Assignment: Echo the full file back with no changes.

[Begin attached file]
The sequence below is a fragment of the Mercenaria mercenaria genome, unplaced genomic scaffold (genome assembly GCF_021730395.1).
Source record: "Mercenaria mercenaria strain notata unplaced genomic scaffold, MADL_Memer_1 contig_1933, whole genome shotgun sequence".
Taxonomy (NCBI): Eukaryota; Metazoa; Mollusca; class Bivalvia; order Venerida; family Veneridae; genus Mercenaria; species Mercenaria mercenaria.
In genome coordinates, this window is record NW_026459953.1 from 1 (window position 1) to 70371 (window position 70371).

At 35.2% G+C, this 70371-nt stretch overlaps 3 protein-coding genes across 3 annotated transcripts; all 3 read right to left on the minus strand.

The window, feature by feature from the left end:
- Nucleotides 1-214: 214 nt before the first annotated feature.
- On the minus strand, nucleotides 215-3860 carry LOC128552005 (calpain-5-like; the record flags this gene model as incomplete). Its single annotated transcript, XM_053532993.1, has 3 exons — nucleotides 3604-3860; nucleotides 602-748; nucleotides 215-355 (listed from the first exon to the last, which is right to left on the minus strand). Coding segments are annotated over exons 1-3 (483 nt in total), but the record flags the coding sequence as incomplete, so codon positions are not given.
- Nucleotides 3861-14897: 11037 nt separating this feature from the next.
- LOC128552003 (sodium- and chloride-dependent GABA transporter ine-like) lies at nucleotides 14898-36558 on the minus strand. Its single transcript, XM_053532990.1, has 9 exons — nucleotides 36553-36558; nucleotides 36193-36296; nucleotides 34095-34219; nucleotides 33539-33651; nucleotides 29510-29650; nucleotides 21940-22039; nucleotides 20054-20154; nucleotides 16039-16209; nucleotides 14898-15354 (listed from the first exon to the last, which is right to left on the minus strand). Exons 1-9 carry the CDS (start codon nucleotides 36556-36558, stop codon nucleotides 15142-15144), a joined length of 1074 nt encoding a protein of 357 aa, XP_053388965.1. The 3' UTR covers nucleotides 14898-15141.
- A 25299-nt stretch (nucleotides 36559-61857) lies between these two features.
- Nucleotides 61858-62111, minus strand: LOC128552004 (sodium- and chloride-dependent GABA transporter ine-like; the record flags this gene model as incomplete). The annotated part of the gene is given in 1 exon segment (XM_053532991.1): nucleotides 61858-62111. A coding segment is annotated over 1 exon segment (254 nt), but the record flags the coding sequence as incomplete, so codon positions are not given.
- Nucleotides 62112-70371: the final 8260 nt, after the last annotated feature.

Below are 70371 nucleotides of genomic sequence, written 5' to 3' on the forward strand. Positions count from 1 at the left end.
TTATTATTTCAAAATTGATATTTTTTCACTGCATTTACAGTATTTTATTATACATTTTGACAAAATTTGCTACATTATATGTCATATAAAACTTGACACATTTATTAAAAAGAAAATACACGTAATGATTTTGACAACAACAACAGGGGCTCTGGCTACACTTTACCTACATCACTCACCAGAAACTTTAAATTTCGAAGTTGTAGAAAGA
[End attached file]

The sequence below is a fragment of the Mercenaria mercenaria genome, unplaced genomic scaffold (genome assembly GCF_021730395.1).
Source record: "Mercenaria mercenaria strain notata unplaced genomic scaffold, MADL_Memer_1 contig_1933, whole genome shotgun sequence".
Taxonomy (NCBI): Eukaryota; Metazoa; Mollusca; class Bivalvia; order Venerida; family Veneridae; genus Mercenaria; species Mercenaria mercenaria.
In genome coordinates, this window is record NW_026459953.1 from 1 (window position 1) to 70371 (window position 70371).

At 35.2% G+C, this 70371-nt stretch overlaps 3 protein-coding genes across 3 annotated transcripts; all 3 read right to left on the minus strand.

The window, feature by feature from the left end:
- Nucleotides 1-214: 214 nt before the first annotated feature.
- On the minus strand, nucleotides 215-3860 carry LOC128552005 (calpain-5-like; the record flags this gene model as incomplete). Its single annotated transcript, XM_053532993.1, has 3 exons — nucleotides 3604-3860; nucleotides 602-748; nucleotides 215-355 (listed from the first exon to the last, which is right to left on the minus strand). Coding segments are annotated over exons 1-3 (483 nt in total), but the record flags the coding sequence as incomplete, so codon positions are not given.
- Nucleotides 3861-14897: 11037 nt separating this feature from the next.
- LOC128552003 (sodium- and chloride-dependent GABA transporter ine-like) lies at nucleotides 14898-36558 on the minus strand. Its single transcript, XM_053532990.1, has 9 exons — nucleotides 36553-36558; nucleotides 36193-36296; nucleotides 34095-34219; nucleotides 33539-33651; nucleotides 29510-29650; nucleotides 21940-22039; nucleotides 20054-20154; nucleotides 16039-16209; nucleotides 14898-15354 (listed from the first exon to the last, which is right to left on the minus strand). Exons 1-9 carry the CDS (start codon nucleotides 36556-36558, stop codon nucleotides 15142-15144), a joined length of 1074 nt encoding a protein of 357 aa, XP_053388965.1. The 3' UTR covers nucleotides 14898-15141.
- A 25299-nt stretch (nucleotides 36559-61857) lies between these two features.
- Nucleotides 61858-62111, minus strand: LOC128552004 (sodium- and chloride-dependent GABA transporter ine-like; the record flags this gene model as incomplete). The annotated part of the gene is given in 1 exon segment (XM_053532991.1): nucleotides 61858-62111. A coding segment is annotated over 1 exon segment (254 nt), but the record flags the coding sequence as incomplete, so codon positions are not given.
- Nucleotides 62112-70371: the final 8260 nt, after the last annotated feature.

Below are 70371 nucleotides of genomic sequence, written 5' to 3' on the forward strand. Positions count from 1 at the left end.
TTATTATTTCAAAATTGATATTTTTTCACTGCATTTACAGTATTTTATTATACATTTTGACAAAATTTGCTACATTATATGTCATATAAAACTTGACACATTTATTAAAAAGAAAATACACGTAATGATTTTGACAACAACAACAGGGGCTCTGGCTACACTTTACCTACATCACTCACCAGAAACTTTAAATTTCGAAGTTGTAGAAAGA